PUBLISHED JULY/AUGUST 2020
by Maggie Langrick, Founder and Publisher, LifeTree Media —
If you hope to sell books post-COVID-19, be sure they meet readers’ needs.
The COVID-19 pandemic has forced us all to make tough decisions and big changes in our businesses. We’ve had to revise our budgets, furlough staff, and renegotiate with vendors. We may have juggled our schedules and pushed publishing dates back. As urgent as these immediate adjustments may be, there’s another longer-range change that all publishers should be making in response to the current crisis, and that is to reconsider which titles we will put onto our lists for 2021 and beyond.
Publishing works on long, slow timelines that require us to peer far around the corner. Predicting trends is a specialized skill even in stable times, and it’s both harder and more important than ever now. During the shutdown, readers bought books to help them entertain and educate their kids, bake bread, and tend their pandemic gardens. If you happen to have titles in the market on those subjects, you may be one of the lucky publishers who saw an uptick in sales even while bookstores were closed. But how will the books you have in development now support your success next year? Nobody knows exactly how this economic and public health crisis is going to play out or where we will find ourselves as a society next year, but we can be certain that every potential reader will have been profoundly affected by the events of 2020. We already know that many Americans have lost their jobs or businesses and therefore will have less disposable income next year. If you hope to sell your books to them, you’d better be sure they meet a real and urgent need.
Sadly, it’s not a leap to predict that many people will lose loved ones to the coronavirus before the year is over. Many will suffer increased levels of depression or anxiety. And all of us will be feeling some measure of shock and trepidation, shaken by the experience of prolonged isolation, uncertainty, and the stress of moving through what feels like a contaminated world. In 2021, readers will need books that meet them where they are and help them to move forward.
Our company publishes nonfiction, so we are developing books that can help people to heal from emotional trauma, get their careers back on track, dial down the day drinking, and lose the “Quarantine 15.” But before you cry “most depressing list ever!”, let me also add that courage and visionary thinking tend to increase during times of adversity, so we’re also developing books to help readers harness creativity, build resilience, and fuel innovation. On the business books side, we are looking for authors who write about change management, entrepreneurship, and the future of work.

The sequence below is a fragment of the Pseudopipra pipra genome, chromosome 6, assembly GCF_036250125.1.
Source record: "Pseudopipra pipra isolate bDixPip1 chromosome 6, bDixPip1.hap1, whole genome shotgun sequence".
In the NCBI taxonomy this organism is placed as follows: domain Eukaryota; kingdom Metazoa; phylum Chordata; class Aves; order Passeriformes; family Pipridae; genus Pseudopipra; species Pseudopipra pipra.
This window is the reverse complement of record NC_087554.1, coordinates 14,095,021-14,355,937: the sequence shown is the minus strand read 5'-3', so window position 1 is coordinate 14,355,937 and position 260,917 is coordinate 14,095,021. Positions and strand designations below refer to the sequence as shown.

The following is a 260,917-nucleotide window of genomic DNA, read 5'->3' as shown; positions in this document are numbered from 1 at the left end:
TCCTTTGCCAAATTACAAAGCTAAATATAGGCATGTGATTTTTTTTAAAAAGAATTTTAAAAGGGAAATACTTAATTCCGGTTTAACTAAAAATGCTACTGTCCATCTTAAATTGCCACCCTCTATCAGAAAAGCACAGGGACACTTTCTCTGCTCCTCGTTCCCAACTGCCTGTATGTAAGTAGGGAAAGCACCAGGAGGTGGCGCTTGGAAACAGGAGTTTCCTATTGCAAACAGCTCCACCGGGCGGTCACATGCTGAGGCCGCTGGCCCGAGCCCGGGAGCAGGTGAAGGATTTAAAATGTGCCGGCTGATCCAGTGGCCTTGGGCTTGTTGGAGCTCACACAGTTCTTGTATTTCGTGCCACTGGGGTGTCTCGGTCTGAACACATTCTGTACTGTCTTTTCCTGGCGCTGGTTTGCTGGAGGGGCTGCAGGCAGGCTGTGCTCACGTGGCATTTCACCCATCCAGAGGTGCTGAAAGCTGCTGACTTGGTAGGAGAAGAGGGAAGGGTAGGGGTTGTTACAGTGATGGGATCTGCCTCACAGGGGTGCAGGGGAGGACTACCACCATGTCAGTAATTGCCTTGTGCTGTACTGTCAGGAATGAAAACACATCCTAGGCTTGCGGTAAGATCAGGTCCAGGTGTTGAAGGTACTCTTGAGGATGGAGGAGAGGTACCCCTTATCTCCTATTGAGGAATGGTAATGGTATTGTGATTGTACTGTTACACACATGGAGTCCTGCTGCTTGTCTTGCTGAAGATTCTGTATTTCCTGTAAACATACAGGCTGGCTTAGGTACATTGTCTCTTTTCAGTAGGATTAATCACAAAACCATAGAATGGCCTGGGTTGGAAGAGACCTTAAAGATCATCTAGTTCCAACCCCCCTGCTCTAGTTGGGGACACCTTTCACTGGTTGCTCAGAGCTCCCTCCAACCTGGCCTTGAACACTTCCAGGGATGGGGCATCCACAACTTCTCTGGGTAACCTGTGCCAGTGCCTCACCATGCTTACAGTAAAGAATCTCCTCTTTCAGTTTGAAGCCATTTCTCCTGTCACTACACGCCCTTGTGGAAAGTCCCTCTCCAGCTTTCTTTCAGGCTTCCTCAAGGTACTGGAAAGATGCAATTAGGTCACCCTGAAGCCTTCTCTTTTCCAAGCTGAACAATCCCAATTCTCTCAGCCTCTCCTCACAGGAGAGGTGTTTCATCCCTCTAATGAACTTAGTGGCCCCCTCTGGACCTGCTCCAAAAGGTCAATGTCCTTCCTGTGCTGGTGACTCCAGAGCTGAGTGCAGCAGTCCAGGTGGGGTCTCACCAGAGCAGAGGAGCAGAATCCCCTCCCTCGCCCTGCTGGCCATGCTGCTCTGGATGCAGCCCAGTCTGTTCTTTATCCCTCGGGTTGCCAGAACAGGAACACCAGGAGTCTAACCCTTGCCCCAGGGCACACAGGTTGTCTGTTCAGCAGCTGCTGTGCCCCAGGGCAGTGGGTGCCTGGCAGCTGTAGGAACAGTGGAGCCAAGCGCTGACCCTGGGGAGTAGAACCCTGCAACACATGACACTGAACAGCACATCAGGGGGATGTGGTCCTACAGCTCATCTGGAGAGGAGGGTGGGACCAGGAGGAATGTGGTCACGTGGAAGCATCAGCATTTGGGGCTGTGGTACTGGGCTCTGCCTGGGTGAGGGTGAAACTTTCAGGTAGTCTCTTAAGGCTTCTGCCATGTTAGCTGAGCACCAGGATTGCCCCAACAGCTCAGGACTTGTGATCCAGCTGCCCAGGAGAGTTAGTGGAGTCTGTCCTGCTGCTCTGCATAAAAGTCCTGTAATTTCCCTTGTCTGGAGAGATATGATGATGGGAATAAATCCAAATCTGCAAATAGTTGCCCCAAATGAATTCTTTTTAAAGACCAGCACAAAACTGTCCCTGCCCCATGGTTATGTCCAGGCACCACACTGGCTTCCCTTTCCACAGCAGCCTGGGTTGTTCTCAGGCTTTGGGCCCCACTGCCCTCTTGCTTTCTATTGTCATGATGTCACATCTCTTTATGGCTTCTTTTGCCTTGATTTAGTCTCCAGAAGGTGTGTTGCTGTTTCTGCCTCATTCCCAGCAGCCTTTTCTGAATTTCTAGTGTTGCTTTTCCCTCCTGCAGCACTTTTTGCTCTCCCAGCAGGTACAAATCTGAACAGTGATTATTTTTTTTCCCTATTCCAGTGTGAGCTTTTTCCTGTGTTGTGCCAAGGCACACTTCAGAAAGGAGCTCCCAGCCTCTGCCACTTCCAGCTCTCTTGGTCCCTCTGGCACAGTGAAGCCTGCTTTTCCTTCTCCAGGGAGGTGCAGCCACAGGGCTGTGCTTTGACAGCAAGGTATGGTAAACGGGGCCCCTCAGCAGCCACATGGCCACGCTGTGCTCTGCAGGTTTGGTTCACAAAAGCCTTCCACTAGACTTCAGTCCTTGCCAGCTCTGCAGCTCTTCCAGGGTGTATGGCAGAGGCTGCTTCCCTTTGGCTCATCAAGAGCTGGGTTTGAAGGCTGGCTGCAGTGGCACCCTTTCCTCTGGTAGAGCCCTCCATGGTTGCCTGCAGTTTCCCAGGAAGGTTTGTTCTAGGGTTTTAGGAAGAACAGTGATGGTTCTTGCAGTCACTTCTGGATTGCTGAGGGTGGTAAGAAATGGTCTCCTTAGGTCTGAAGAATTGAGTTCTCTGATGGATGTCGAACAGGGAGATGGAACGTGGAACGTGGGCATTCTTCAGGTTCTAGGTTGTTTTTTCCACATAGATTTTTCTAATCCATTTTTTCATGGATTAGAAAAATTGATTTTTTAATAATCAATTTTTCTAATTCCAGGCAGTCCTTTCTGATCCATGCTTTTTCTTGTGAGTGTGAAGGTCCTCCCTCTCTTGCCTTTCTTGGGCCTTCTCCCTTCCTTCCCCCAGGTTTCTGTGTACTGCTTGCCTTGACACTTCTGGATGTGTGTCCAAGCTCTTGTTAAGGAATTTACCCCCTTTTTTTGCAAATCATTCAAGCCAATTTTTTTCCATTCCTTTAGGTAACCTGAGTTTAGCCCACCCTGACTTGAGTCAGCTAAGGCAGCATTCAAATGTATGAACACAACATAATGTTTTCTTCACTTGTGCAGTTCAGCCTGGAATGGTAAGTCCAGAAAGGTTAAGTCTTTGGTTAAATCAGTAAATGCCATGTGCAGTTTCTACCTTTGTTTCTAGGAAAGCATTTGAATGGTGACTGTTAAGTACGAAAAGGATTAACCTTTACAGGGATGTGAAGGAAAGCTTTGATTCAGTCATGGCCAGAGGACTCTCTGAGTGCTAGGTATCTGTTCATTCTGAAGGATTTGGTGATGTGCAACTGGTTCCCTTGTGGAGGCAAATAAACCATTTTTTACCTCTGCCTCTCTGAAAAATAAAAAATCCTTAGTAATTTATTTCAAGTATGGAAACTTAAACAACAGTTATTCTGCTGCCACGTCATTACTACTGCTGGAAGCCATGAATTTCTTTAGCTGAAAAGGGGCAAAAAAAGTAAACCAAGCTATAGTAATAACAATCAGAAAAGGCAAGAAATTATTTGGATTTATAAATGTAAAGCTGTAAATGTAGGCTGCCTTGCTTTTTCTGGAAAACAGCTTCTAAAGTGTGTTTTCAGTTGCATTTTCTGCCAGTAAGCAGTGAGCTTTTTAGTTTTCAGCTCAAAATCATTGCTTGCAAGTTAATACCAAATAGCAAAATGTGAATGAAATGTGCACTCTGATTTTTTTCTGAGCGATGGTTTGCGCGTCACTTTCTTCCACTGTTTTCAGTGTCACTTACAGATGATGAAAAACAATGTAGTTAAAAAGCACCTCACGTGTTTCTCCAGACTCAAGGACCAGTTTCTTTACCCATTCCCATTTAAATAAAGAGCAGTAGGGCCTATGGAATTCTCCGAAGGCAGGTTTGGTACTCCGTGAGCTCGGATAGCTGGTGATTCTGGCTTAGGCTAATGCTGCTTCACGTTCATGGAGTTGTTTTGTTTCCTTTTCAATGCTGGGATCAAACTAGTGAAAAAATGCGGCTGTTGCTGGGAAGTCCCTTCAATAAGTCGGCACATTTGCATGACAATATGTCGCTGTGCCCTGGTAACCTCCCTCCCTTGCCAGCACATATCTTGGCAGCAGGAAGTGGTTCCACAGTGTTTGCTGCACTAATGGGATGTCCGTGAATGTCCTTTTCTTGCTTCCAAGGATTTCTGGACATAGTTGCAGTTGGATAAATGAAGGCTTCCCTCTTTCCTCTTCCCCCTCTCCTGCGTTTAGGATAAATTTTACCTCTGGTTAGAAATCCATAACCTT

This imperative to be relevant applies equally to publishers of fiction and poetry, both of which can be cathartic and help us to psychologically integrate big life events. Give some thought to the themes and moods that are likely to resonate with readers who have just been through a global pandemic and economic crisis, from epic tales of societal movements or government conspiracies to intimate portraits of close-up relationships. And, of course, let’s not underestimate readers’ appetite for a ripping good yarn or fun frolic that offers a welcome diversion from the daily grind.
It’s worth reminding ourselves that, as book publishers, we have an important contribution to make to the health and well-being of human society. Our commercial success is in alignment with the public good. The way to keep our own businesses healthy is by publishing profitable books—and for 2021, that means publishing books that can lift people up, restore (or mourn) what’s been lost, and inspire readers to bring forth their gifts to create a better world for us all in the years to come.
Maggie Langrick is the founder and publisher at LifeTree Media Ltd, a hybrid publisher of nonfiction books that help, heal, and inspire in categories ranging from business to self-help and motivational memoirs. A longtime fan of prescriptive nonfiction, Langrick believes passionately in the power of the written word to positively affect lives. A board director for IBPA and a member of the IBPA Advocacy Committee, she is an outspoken advocate for innovation in the publishing industry. She lives in Los Angeles.